Use this URL to cite or link to this record in EThOS: http://ethos.bl.uk/OrderDetails.do?uin=uk.bl.ethos.327297
Title: Species diversity of aggregate-associated marine ammonia-oxidising bacteria
Author: Cuschieri, Katie Sarah
ISNI:       0000 0001 3400 8877
Awarding Body: University of Aberdeen
Current Institution: University of Aberdeen
Date of Award: 2000
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Abstract:
Two broad communities can be distinguished in marine systems, those attached to amorphous aggregate material dispersed throughout the water column and those that are freely suspended in the water column (planktonic). It has been suggested that two distinct microbial populations are associated with each habitat due to phenotypic adaptation to the different conditions in aggregates and the surrounding water. The aim of this study was to investigate the diversity of aggregate-associated and planktonic marine ammonia oxidisers (AOBs - the organisms responsible for the rate limiting step in nitrification) in both natural environments and laboratory-reared systems and to determine whether aggregate material selected for particular groups of AOBs. Detection of AOBs relied heavily on the use of molecular analysis of extracted DNA. Thus, a preliminary study was performed to assess whether preferential lysis occurred when representatives of both genera within the B-subgroup AOBs {Nitrosospira multiformis and Nitrosomonas europaea) were exposed to lysis procedures commonly applied to marine samples. Minimal bias existed, with Nitrosomonas europaea proving to be less susceptible to lysis only when the lytic agents (sodium dodecyl sulphate and lysozyme) were absent or at concentrations 100-fold less than those applied in routine environmental extraction. Environmental populations of aggregate-associated and planktonic AOBs in the NW Mediterranean Sea were assessed in summer and winter at stations both within and beyond regions of fresh water inflow (the plume). Molecular analysis involved amplification, by the polymerase chain reaction, of 16S rRNA genes from extracted DNA using AOB-specific primers. Analysis of 16S rDNA sequences coupled with DGGE and specific probing revealed temporal and spatial effects in community structure of AOBs. In the summer, genus level selection of AOBs was observed with Nitrosospira dominating in the aggregate population and Nitrosomonas dominating in the planktonic phase. This was found in the surface waters of geographically distant sites within and outside the plume. Between-site differences were evident in the deeper waters with Nitrosospira-like sequences more abundant in plume diluted waters and Nitrosomonas like sequences more abundant outside this zone, while genus level selection between aggregate-associated and planktonic communities was not detected. In winter, a uniform pattern of AOB distribution emerged with an even distribution of two Nitrosospira sequences at each site on all aggregate and planktonic samples. The AOB community structure of sediment samples was not wholly resolved by application of direct molecular techniques and the culturable diversity was later examined by an enrichment-based approach. A laboratory-reared aggregate system was developed to assess the distribution and selection of inoculated pure and enrichment cultures of AOBs and to assess the effect of sampling technique on the observed community structure. Enclosed vessels containing North Sea water were rotated until aggregation of autochthonous particulate material formed discrete aggregates. No genus level selection of AOBs was observed in aggregate-associated and planktonic communities in North Sea water yet differences in the distribution of closely related sequences within cluster 1 Nitrosospira were observed between the two communities. Observed aggregate and planktonic community structure was affected by the method used to separate the two fractions. Active bacterial production was not necessary for aggregate formation if a pooled suspension of aggregates was sterilised and added to a medium of cell-free filtered sea water. Thus, the successful inoculation and retrieval of an N. multiformis culture within the cell free system suggested that it was appropriate for investigation of the colonisation dynamics of inoculated AOBs.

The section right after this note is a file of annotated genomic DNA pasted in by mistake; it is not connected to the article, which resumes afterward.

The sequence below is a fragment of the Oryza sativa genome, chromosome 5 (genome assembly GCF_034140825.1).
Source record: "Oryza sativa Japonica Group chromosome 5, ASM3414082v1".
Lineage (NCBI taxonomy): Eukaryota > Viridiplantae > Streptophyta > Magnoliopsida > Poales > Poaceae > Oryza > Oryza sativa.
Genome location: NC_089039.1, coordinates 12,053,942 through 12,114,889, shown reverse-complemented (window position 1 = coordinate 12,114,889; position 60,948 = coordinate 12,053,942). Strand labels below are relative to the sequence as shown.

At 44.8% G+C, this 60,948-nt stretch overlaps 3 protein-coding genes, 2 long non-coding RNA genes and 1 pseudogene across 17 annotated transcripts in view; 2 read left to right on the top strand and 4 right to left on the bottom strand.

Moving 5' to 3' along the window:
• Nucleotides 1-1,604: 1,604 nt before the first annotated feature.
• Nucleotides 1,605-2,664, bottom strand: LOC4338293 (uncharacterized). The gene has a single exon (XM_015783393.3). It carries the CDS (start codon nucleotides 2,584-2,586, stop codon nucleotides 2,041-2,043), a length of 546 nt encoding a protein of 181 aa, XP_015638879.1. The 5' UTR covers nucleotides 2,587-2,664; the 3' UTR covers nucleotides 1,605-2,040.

Supervisor: Not available Sponsor: Not available
Qualification Name: Thesis (Ph.D.) Qualification Level: Doctoral
EThOS ID: uk.bl.ethos.327297  DOI: Not available
Keywords: Coastal environments; Proteobacteria; Communities Microbiology Ecology
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